The Chinese stock market crash has wiped out gains from the entire year. I’m not surprised. Back on May 15, I warned our readers in an article titled Warning: Beware China’s Stock Market Surge:
With stock prices roaring higher, investors have been borrowing money from their home equity or credit cards. And they’re using those funds to buy stocks. … There is evidence that these new investors aren’t exactly sophisticated. In fact, 67% of Chinese people opening a new brokerage account haven’t even graduated from high school.
When you have lots of inexperienced investors piling into the market, it’s usually a sign of a bubble. And that’s exactly what’s happening today. Just as concerning is that China’s stock prices are soaring, even though the country’s economy is slowing.
While I was right about the China stock market bubble, I didn’t predict that it would fuel a 10% correction for U.S. stocks.
The biggest issue is that China’s economy isn’t in good shape. In fact, a recent survey shows that China’s manufacturing sector is shrinking at its fastest rate since 2009. Meanwhile, the Chinese government’s gross domestic product growth target of 7% is the lowest level in 25 years.
When the Chinese government devalued the yuan, it confirmed that the slowdown was real and sparked a sell-off for global stock markets. That sent the U.S. stock market down more than 10% in just 10 days.
After big losses last week, the major markets from Asia, Europe and North America continued to slide early this week. U.S. stocks were extremely volatile this week. Both Monday and Tuesday saw big early gains, followed by heavy selling at the end of the day.
By the close of the market Thursday, the Dow Jones Industrial Average, S&P 500 and Nasdaq Composite had all emerged from their brief corrections.
S&P 500 Index: Last 5 Days
Source: Yahoo Finance
Now, the recent rebound doesn’t mean that the market is out of the woods yet. But the bottoming that we’ve seen in the last few days is a positive indication.
Research from Barron’s shows that since 1940, there have been 10 occasions when the market has dropped by 10% or more in just four days. In 80% of those instances, stock prices were higher 20 days later.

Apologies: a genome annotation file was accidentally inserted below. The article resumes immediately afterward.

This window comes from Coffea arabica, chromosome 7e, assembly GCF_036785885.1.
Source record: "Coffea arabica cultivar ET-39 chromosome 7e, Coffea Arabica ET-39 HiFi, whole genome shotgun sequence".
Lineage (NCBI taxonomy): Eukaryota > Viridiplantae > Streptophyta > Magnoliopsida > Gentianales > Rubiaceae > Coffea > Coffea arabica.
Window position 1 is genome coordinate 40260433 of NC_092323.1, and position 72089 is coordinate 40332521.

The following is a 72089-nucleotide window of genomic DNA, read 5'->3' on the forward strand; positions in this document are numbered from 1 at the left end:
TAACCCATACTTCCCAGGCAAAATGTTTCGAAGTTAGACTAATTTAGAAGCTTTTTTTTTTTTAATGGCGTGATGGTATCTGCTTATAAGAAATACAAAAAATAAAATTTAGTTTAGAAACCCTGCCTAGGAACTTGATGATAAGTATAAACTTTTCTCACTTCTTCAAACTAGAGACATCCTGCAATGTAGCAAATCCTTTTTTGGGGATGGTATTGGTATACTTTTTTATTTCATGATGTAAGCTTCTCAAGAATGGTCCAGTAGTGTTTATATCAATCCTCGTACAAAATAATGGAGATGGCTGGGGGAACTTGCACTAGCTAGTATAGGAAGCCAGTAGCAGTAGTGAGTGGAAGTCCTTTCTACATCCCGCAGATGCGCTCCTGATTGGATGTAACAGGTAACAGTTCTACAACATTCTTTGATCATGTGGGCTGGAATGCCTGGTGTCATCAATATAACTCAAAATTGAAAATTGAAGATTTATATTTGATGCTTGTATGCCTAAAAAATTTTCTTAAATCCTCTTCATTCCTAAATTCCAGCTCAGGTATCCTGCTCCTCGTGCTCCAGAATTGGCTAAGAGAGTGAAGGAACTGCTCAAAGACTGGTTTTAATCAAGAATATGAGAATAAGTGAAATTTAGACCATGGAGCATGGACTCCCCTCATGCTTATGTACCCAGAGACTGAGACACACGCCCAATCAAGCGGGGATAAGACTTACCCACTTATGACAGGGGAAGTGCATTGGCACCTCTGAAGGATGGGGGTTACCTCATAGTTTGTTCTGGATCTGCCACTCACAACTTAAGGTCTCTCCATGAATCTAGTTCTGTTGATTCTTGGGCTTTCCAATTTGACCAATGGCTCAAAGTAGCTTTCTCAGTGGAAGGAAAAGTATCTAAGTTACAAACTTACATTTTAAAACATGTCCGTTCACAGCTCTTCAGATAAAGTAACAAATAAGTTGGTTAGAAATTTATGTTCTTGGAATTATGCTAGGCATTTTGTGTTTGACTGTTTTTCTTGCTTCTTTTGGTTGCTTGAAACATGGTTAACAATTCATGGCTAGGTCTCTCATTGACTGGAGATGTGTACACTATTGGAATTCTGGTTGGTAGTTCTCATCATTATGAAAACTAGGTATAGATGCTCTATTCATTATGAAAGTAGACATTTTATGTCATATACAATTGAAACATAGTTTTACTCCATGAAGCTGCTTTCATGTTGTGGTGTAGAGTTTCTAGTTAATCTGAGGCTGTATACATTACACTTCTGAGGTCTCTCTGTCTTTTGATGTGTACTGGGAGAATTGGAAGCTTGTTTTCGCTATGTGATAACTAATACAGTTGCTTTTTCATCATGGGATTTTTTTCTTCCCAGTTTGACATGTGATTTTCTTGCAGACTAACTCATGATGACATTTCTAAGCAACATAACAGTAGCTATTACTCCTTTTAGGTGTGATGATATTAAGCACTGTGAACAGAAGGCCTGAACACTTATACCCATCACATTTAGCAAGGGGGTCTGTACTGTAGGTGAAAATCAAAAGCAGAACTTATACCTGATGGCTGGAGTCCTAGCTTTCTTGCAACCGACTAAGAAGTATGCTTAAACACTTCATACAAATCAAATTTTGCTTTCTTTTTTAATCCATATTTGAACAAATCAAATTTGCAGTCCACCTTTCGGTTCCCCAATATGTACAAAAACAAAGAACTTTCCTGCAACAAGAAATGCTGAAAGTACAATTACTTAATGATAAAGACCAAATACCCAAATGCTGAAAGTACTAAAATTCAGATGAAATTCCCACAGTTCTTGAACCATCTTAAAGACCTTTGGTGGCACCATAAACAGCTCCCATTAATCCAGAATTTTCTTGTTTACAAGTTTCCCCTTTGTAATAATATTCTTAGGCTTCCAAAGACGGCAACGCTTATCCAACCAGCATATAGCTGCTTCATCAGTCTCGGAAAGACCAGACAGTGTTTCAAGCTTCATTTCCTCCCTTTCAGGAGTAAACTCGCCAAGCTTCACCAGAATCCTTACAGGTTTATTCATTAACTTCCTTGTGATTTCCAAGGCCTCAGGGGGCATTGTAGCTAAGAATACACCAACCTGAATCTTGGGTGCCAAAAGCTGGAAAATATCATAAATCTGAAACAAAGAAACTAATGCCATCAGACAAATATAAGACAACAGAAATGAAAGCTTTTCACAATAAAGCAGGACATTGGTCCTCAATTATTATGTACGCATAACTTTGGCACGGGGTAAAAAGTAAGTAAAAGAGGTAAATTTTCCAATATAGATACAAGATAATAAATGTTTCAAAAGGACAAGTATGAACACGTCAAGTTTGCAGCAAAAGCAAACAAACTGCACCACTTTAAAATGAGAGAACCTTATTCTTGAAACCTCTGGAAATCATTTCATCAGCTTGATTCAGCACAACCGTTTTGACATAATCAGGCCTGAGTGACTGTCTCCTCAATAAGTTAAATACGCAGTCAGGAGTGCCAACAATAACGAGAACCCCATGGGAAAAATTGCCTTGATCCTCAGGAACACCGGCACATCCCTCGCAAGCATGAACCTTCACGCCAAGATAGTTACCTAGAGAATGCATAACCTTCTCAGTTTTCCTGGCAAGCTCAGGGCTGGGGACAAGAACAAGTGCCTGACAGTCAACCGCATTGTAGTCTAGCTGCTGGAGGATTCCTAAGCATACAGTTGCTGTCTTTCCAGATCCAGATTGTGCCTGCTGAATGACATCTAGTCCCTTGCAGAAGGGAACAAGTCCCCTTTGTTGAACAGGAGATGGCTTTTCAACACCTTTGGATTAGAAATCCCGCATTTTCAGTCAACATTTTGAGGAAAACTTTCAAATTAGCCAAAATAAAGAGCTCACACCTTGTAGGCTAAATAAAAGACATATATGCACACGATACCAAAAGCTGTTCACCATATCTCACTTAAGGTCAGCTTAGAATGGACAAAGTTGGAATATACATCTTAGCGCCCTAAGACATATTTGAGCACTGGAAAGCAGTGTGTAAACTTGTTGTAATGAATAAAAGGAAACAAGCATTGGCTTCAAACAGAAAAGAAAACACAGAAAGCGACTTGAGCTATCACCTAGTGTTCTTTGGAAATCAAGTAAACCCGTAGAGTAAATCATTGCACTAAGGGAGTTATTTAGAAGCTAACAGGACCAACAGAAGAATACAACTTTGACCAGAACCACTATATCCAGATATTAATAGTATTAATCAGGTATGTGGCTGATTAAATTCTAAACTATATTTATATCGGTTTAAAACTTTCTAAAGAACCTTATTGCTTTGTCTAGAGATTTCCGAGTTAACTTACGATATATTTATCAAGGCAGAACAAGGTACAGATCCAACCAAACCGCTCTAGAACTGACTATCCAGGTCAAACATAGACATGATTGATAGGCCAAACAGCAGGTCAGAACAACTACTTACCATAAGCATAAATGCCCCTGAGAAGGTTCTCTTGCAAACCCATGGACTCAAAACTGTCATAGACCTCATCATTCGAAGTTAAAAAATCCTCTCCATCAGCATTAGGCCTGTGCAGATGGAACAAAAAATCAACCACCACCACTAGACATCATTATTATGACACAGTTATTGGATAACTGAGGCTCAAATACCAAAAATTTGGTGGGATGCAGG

The prompt recovery in U.S. stock prices has been helped by positive economic data. On Thursday, the second-quarter GDP was revised up to 3.7% from a previous reading of 2.3%. Also worth noting was that jobless claims fell for the first time since mid-July.
Supportive words from the Federal Reserve’s New York president, William Dudley, also helped. He said that arguments for a Fed rate hike “seem less compelling.” It seems that the Fed may be less likely to raise rates in September, given the economic uncertainty in China and the market volatility here in the U.S.
It seems that after a few days of panic selling, investor fears have died down. The positive economic news this week shows that the U.S. economy remains extremely healthy compared with Asia and Europe. And thus far, China’s slowdown doesn’t appear to be harming the economy on this side of the Pacific.
This week U.S. stocks briefly entered a “correction,” or a 10% decline from their peak.
It’s always important to remember that corrections are completely natural, and should be expected. Between 1900 and 2014, a stock market correction happened once per year (on average). Until this week, it had been nearly four years since the last correction occurred in October 2011.
Source: American Funds
Year-to-date gains for U.S. stocks have now been erased. However, it’s worth noting that during the summers of 2010, 2011 and 2012, the same thing happened. Whether U.S. stocks will continue to rebound in the coming weeks or months is difficult to determine.
It’s clear that the U.S. economy remains healthy on an absolute basis. GDP growth is solid, unemployment is falling, and consumers are spending money on houses, cars and big-ticket items. It appears that low oil prices may finally be filtering their way down and positively impacting consumer spending and sentiment.
In this global economy, there are certainly risks. There is the risk that the slowdown of China’s economy could impact growth here in the U.S.
However, an emerging-market country has never pulled the U.S. into a recession. While China’s world clout is undeniable, don’t expect that a slowdown in its economy or crash for Chinese stocks will derail our healthy growth and solid recovery.
My advice during a volatile period for the stock market is simple: stay the course. Stick with your investments, and don’t stray from your plan. It’s always the investors who panic, sell their investments and exit the market who suffer the most. Those who ignore the day-to-day gyrations of the market always achieve the best returns over the long run.
This article is brought to you courtesy of Ian Wyatt from Wyatt Investment Research.